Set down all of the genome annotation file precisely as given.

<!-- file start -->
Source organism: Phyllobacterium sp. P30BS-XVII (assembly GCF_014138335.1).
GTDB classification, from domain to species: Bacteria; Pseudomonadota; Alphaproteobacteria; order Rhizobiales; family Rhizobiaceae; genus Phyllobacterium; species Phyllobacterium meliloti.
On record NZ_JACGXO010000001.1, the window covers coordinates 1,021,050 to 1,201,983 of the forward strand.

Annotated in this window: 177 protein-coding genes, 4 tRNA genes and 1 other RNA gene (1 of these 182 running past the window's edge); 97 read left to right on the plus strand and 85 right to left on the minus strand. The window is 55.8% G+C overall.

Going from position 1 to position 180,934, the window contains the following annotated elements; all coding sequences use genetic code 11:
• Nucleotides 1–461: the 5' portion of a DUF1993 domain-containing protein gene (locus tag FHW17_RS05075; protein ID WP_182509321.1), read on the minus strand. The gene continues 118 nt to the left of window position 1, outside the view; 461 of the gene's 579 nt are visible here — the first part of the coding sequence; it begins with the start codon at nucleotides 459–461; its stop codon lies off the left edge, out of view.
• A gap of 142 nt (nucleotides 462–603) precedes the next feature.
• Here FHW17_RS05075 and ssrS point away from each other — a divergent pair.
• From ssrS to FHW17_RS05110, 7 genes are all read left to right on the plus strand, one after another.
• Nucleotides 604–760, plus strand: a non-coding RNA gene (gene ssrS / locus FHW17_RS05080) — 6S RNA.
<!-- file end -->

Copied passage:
Source organism: Phyllobacterium sp. P30BS-XVII (assembly GCF_014138335.1).
GTDB classification, from domain to species: Bacteria; Pseudomonadota; Alphaproteobacteria; order Rhizobiales; family Rhizobiaceae; genus Phyllobacterium; species Phyllobacterium meliloti.
On record NZ_JACGXO010000001.1, the window covers coordinates 1,021,050 to 1,201,983 of the forward strand.

Annotated in this window: 177 protein-coding genes, 4 tRNA genes and 1 other RNA gene (1 of these 182 running past the window's edge); 97 read left to right on the plus strand and 85 right to left on the minus strand. The window is 55.8% G+C overall.

Going from position 1 to position 180,934, the window contains the following annotated elements; all coding sequences use genetic code 11:
• Nucleotides 1–461: the 5' portion of a DUF1993 domain-containing protein gene (locus tag FHW17_RS05075; protein ID WP_182509321.1), read on the minus strand. The gene continues 118 nt to the left of window position 1, outside the view; 461 of the gene's 579 nt are visible here — the first part of the coding sequence; it begins with the start codon at nucleotides 459–461; its stop codon lies off the left edge, out of view.
• A gap of 142 nt (nucleotides 462–603) precedes the next feature.
• Here FHW17_RS05075 and ssrS point away from each other — a divergent pair.
• From ssrS to FHW17_RS05110, 7 genes are all read left to right on the plus strand, one after another.
• Nucleotides 604–760, plus strand: a non-coding RNA gene (gene ssrS / locus FHW17_RS05080) — 6S RNA.